This machine pair has to agree on the version of the TLS protocol, choose a cipher suite (algorithms used to secure a network connection) and verify certificates if necessary. We can see how adding a hypothetical 30ms latency may cause an issue because of the “round trips” necessary (see image below). The server then picks a TLS version and cipher suite to continue communications and also presents its certificate to the client.
If the client approves the certificate, the client can initiate a Diffie-Hellman key exchange or the RSA to agree on a symmetric key. The server returns an encrypted “Finished” message to the client. The client decrypts it using the symmetric key and verifies the MAC. Application data can now be sent:
4. Datagram Transport Layer Security (DTLS)
Although Datagram Transport Layer Security (DTLS) is a separate encrypted communications protocol from TLS, it is based on TLS and intended to provide similar security guarantees for streaming data as well as many of the same functionalities. One of the main differences between the two protocols is that DTLS avoids the long communication times of TLS. However, due to the fact that this protocol is often used on top of UDP, it does not re-order or re-transmit packets and does not guarantee the non-replayability of packets. DTLS can also improve the performance of VPN applications while maintaining encryption.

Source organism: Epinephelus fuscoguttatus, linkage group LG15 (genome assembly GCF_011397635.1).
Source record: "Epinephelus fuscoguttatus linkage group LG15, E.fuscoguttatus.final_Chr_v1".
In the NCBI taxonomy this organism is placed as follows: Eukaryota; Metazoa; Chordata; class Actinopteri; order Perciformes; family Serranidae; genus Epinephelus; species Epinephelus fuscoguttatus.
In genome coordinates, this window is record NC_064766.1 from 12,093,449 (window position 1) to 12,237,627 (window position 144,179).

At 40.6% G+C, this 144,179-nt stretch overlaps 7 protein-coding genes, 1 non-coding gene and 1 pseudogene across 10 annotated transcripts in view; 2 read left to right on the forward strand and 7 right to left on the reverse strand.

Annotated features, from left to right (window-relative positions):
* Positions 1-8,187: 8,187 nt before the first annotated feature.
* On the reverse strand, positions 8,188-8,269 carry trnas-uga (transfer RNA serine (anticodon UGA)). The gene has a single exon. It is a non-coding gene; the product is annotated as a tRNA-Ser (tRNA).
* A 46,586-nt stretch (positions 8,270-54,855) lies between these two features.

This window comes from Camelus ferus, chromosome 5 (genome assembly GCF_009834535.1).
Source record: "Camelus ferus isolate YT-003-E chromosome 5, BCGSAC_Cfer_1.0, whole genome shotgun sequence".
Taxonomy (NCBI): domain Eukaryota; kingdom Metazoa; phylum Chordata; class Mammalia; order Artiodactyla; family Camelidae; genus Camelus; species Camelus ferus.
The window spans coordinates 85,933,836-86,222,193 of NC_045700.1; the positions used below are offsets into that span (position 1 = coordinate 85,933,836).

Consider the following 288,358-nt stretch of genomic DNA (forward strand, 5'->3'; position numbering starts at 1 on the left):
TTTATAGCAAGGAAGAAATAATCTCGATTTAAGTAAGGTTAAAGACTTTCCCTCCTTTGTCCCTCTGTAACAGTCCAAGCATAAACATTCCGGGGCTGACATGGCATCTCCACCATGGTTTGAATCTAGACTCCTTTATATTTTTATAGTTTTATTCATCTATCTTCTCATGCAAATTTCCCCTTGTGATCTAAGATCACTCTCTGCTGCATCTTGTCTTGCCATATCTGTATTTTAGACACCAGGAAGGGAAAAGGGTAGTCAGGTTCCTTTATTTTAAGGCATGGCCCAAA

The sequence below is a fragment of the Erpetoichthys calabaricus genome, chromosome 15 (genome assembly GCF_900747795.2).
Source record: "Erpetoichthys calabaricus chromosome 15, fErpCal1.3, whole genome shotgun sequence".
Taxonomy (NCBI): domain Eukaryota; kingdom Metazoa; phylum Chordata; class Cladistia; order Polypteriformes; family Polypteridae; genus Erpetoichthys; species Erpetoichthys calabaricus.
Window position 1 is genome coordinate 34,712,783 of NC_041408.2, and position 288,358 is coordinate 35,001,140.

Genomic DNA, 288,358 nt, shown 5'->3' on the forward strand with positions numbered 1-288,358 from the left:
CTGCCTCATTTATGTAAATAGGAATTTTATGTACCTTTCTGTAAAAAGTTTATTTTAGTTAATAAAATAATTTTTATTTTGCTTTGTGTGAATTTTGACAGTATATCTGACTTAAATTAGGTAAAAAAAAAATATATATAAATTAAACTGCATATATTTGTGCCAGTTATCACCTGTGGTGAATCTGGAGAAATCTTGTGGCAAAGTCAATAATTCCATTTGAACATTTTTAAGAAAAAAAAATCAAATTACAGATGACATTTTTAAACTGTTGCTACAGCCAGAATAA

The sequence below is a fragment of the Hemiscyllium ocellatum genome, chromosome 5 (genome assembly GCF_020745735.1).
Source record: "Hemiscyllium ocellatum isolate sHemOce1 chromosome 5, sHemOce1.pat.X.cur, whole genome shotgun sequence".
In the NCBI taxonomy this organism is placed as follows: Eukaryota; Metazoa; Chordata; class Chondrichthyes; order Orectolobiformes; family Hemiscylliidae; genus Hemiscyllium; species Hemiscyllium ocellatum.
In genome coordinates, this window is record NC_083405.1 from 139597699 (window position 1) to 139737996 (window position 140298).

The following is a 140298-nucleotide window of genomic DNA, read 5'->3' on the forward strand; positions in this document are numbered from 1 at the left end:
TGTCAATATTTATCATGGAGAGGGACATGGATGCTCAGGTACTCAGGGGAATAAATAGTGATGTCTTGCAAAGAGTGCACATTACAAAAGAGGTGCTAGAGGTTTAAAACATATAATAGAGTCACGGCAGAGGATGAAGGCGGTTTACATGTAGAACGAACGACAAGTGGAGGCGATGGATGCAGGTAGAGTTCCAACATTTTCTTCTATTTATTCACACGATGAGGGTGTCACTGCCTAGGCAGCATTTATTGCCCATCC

5. Particular Differences
Below are some clear notable differences between the two protocols.
5.1. Explicit Records
TLS divides a long sequence of data into multiple chunks. These divisions are transparent to applications. This is not the case for DTLS as it uses records that can be sent completely or not. These records need to be managed by the applications themselves.
5.2. Tolerated Alterations
Datagrams, as in UDP, can be lost, reordered, and modified. Therefore, both client and server machines can allow non-regularized communications. For example, the order of records could even be subject to change for any number of reasons (i.e. latency). However, duplicates, in particular, may induce a warning. Records with wild anomalies may just be dropped.
5.3. No Verified Termination
Just like UDP, there is no notion of an end signal in the transmission in DTLS. DTLS simply stops transmitting. This means that a client receiving data from a server does not know if the entirety of the data has been delivered or if there has been an error in communications. TLS signals this with an alert message.
5.4. Protection Against Ip Spoofing
Below are some example implementations for both protocols.
- E-Mail Encryption (close to 90% of emails today use this)
- Network Access (using EAP-TLS)
- Single Sign-On Services (like Amazon AWS)
- Signing and Encrypting Documents (and code)
- Cisco AnyConnect VPN Client uses TLS to perform authentification of users and invented DTLS based VPN
- Citrix Systems NetScaler uses DTLS to secure UDP
- WebRTC uses compatible web browsers like Google Chrome, Opera and Firefox for DTLS-SRTP communications
This was an article about the differences between TLS and DTLS communications protocols